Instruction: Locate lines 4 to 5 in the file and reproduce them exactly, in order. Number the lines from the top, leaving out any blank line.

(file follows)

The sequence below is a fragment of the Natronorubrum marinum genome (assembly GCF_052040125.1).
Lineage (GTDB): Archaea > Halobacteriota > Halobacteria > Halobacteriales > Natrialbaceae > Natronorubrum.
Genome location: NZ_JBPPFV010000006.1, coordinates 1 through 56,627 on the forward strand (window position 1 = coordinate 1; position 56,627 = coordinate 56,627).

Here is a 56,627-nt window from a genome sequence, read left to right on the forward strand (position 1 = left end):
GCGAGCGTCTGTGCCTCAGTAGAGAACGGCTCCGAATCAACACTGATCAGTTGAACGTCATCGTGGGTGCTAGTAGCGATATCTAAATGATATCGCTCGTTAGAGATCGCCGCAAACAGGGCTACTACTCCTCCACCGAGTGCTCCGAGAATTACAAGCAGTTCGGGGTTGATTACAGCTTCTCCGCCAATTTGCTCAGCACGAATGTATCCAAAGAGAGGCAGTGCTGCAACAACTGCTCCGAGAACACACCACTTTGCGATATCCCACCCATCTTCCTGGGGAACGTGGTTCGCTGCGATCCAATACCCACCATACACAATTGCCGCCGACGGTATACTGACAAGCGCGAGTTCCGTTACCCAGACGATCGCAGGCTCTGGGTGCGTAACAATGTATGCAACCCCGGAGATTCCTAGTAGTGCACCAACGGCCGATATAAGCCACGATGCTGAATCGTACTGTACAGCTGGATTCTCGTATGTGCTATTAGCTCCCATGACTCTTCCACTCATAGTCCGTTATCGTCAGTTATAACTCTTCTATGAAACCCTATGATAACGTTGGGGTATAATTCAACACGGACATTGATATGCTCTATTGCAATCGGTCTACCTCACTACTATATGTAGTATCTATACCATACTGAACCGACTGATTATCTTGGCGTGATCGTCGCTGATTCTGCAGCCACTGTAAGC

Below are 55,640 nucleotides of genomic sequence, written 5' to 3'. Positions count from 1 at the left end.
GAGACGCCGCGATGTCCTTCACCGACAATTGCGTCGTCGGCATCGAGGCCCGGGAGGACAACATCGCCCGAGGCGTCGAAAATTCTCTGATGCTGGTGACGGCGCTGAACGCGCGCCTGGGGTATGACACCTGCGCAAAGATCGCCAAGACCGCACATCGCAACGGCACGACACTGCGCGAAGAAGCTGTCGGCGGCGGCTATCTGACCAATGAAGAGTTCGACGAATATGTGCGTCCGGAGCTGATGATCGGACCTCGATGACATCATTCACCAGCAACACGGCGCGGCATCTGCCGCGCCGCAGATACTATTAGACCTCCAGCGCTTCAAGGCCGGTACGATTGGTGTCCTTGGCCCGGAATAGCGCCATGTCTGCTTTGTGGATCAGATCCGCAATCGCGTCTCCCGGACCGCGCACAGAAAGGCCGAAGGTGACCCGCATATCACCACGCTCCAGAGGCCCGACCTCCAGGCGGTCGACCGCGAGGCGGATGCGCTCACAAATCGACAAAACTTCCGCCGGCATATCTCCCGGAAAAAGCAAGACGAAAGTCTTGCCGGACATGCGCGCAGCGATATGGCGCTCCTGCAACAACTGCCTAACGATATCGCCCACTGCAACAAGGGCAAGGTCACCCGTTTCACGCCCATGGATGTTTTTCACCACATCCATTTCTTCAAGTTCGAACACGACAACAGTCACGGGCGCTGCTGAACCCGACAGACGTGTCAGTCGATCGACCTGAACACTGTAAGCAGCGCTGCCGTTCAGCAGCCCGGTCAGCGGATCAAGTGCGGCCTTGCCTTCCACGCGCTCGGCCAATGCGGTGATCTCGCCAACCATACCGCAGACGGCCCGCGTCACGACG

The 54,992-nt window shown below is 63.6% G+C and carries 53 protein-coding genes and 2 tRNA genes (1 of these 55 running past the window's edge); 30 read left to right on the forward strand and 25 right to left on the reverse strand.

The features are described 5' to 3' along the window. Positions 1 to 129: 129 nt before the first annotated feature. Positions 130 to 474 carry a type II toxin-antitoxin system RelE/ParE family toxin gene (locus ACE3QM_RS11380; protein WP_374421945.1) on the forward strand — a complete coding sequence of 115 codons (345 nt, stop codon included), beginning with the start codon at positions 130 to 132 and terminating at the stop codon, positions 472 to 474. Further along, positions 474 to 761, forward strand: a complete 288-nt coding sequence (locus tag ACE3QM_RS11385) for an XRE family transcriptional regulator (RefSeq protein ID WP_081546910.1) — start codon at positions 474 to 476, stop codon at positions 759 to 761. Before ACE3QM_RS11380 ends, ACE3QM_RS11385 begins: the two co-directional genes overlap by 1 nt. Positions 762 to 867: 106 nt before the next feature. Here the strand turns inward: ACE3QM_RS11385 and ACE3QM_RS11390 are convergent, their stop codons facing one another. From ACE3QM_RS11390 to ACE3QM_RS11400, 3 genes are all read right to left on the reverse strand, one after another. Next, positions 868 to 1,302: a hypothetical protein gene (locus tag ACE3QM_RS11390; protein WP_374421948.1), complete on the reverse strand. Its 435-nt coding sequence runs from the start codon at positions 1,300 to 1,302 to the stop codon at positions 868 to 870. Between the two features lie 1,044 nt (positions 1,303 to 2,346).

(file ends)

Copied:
Here is a 56,627-nt window from a genome sequence, read left to right on the forward strand (position 1 = left end):
GCGAGCGTCTGTGCCTCAGTAGAGAACGGCTCCGAATCAACACTGATCAGTTGAACGTCATCGTGGGTGCTAGTAGCGATATCTAAATGATATCGCTCGTTAGAGATCGCCGCAAACAGGGCTACTACTCCTCCACCGAGTGCTCCGAGAATTACAAGCAGTTCGGGGTTGATTACAGCTTCTCCGCCAATTTGCTCAGCACGAATGTATCCAAAGAGAGGCAGTGCTGCAACAACTGCTCCGAGAACACACCACTTTGCGATATCCCACCCATCTTCCTGGGGAACGTGGTTCGCTGCGATCCAATACCCACCATACACAATTGCCGCCGACGGTATACTGACAAGCGCGAGTTCCGTTACCCAGACGATCGCAGGCTCTGGGTGCGTAACAATGTATGCAACCCCGGAGATTCCTAGTAGTGCACCAACGGCCGATATAAGCCACGATGCTGAATCGTACTGTACAGCTGGATTCTCGTATGTGCTATTAGCTCCCATGACTCTTCCACTCATAGTCCGTTATCGTCAGTTATAACTCTTCTATGAAACCCTATGATAACGTTGGGGTATAATTCAACACGGACATTGATATGCTCTATTGCAATCGGTCTACCTCACTACTATATGTAGTATCTATACCATACTGAACCGACTGATTATCTTGGCGTGATCGTCGCTGATTCTGCAGCCACTGTAAGC